The $64,000 Question... : LUSENET : TimeBomb 2000 (Y2000) : One Thread

I think the following essay bears in-depth reading as it closely ties in with the theories of Infomagic, Dr. Altman and Roberto Vacca, to name just three.

It addresses the system of interdependencies we have built up, by accident - not design, throughout the technological world.

The $64,000 question is - how many and at what capacity do these linked sub-systems need to function to retain the structure of the whole?

This was written by Mike Goodwin.

I've been pondering the root Y2K problem for many years, searching for a concise way to describe the true nature of the potential threat. This week, aided by the phraseology of a scientist, I've constructed this question:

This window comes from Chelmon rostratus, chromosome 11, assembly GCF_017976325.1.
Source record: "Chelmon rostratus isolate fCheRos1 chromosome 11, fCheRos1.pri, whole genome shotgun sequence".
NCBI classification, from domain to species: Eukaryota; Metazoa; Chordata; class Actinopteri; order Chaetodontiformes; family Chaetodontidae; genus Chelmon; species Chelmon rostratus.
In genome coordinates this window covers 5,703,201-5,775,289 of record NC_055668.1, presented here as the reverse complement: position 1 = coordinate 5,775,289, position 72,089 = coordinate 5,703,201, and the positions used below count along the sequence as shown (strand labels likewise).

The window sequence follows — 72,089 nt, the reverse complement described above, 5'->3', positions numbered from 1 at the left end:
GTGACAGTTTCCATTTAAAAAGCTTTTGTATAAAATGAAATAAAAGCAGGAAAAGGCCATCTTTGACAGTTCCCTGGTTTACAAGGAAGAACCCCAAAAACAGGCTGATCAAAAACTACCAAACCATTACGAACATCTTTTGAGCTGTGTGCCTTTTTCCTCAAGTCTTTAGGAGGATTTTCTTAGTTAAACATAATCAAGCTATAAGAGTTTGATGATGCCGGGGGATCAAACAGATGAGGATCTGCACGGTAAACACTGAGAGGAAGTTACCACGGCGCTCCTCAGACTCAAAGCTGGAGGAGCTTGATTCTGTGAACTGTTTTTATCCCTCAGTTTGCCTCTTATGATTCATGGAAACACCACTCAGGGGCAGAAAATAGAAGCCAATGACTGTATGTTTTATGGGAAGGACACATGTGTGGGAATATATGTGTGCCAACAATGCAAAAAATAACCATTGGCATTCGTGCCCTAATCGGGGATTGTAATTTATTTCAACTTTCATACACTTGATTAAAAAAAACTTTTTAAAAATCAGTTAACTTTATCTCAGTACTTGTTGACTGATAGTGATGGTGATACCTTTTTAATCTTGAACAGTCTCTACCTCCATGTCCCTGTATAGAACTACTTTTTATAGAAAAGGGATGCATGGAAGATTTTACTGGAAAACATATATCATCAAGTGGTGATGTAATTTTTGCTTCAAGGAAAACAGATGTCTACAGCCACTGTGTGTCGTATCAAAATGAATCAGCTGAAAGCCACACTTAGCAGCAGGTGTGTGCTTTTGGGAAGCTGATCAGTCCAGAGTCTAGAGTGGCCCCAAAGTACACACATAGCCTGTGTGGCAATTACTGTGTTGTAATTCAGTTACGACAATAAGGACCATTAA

"What is the fault tolerance of our globally-distributed specialization network?"

This is the relevant Y2K question. Remember, it's not the compliance of home appliances that matter ( and why polls keep asking people about home appliances is an unfortunate mystery... ) [no mystery to me pal, deliberate skewing of questionaires in a disinformation campaign - Andy], and the likelihood of failures somewhere on the planet are all but certain. Failures are going to occur, without a doubt.

The question concerns the ability of our globally-distributed specialization network to survive faults. If the global system is highly fault tolerant, it will survive intact, with few disruptions. If the global system has low fault tolerance, we're in for a very rough ride. Perhaps even a multi-year shutdown of civilization as we know it.